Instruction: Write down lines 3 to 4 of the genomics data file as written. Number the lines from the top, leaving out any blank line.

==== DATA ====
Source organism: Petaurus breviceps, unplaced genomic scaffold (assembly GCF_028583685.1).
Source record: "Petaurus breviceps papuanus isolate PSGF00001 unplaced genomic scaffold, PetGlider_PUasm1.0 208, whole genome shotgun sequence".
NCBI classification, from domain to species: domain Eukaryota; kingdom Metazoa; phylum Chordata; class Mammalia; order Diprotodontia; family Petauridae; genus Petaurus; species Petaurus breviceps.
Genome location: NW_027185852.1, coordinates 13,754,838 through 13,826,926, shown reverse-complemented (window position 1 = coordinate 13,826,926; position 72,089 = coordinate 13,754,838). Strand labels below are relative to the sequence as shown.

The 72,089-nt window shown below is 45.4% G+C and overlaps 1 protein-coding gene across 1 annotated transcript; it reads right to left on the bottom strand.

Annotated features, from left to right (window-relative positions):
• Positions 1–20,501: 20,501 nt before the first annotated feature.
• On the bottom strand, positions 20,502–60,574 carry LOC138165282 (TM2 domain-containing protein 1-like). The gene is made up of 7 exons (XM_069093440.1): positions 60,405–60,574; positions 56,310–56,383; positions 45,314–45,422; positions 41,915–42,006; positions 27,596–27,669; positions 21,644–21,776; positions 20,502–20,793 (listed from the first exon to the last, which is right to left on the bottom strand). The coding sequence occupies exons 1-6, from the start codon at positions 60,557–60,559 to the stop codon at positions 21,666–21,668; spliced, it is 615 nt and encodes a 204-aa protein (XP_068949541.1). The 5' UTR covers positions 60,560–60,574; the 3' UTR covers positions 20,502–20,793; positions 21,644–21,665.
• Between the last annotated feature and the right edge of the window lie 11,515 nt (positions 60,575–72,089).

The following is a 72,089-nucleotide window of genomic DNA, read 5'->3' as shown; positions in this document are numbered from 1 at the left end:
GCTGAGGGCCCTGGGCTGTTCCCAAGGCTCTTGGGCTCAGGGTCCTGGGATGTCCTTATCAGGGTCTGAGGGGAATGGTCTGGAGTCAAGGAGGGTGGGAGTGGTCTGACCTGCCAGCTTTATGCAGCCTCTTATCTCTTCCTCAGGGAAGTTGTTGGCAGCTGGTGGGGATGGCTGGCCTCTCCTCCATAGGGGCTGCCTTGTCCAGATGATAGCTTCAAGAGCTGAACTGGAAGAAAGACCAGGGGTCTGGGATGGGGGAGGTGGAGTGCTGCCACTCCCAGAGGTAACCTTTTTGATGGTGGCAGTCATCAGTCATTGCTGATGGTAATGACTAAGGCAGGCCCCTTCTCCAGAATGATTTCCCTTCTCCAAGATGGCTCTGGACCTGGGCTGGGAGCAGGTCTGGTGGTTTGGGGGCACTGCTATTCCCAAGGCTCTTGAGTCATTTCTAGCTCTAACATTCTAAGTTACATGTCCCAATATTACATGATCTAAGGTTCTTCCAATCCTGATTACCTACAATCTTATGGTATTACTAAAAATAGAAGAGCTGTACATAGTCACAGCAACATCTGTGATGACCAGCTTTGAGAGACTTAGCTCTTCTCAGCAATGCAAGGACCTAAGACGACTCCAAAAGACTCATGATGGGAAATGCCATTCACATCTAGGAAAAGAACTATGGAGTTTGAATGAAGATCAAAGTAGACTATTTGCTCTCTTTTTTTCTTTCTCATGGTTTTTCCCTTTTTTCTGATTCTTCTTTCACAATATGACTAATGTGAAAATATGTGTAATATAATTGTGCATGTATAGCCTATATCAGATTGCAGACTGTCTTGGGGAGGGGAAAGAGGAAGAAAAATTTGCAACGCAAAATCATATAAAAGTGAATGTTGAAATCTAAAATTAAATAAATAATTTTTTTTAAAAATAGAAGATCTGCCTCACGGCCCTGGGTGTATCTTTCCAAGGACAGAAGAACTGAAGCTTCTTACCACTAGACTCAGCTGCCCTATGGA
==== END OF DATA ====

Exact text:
NCBI classification, from domain to species: domain Eukaryota; kingdom Metazoa; phylum Chordata; class Mammalia; order Diprotodontia; family Petauridae; genus Petaurus; species Petaurus breviceps.
Genome location: NW_027185852.1, coordinates 13,754,838 through 13,826,926, shown reverse-complemented (window position 1 = coordinate 13,826,926; position 72,089 = coordinate 13,754,838). Strand labels below are relative to the sequence as shown.